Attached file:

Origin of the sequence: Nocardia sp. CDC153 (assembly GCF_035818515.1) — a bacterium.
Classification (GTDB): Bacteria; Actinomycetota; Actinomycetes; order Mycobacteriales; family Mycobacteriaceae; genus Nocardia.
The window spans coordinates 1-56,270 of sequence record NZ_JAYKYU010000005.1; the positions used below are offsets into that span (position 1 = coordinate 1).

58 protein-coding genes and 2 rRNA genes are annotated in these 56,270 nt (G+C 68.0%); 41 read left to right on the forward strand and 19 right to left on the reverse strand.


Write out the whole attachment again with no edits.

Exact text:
Origin of the sequence: Nocardia sp. CDC153 (assembly GCF_035818515.1) — a bacterium.
Classification (GTDB): Bacteria; Actinomycetota; Actinomycetes; order Mycobacteriales; family Mycobacteriaceae; genus Nocardia.
The window spans coordinates 1-56,270 of sequence record NZ_JAYKYU010000005.1; the positions used below are offsets into that span (position 1 = coordinate 1).

58 protein-coding genes and 2 rRNA genes are annotated in these 56,270 nt (G+C 68.0%); 41 read left to right on the forward strand and 19 right to left on the reverse strand.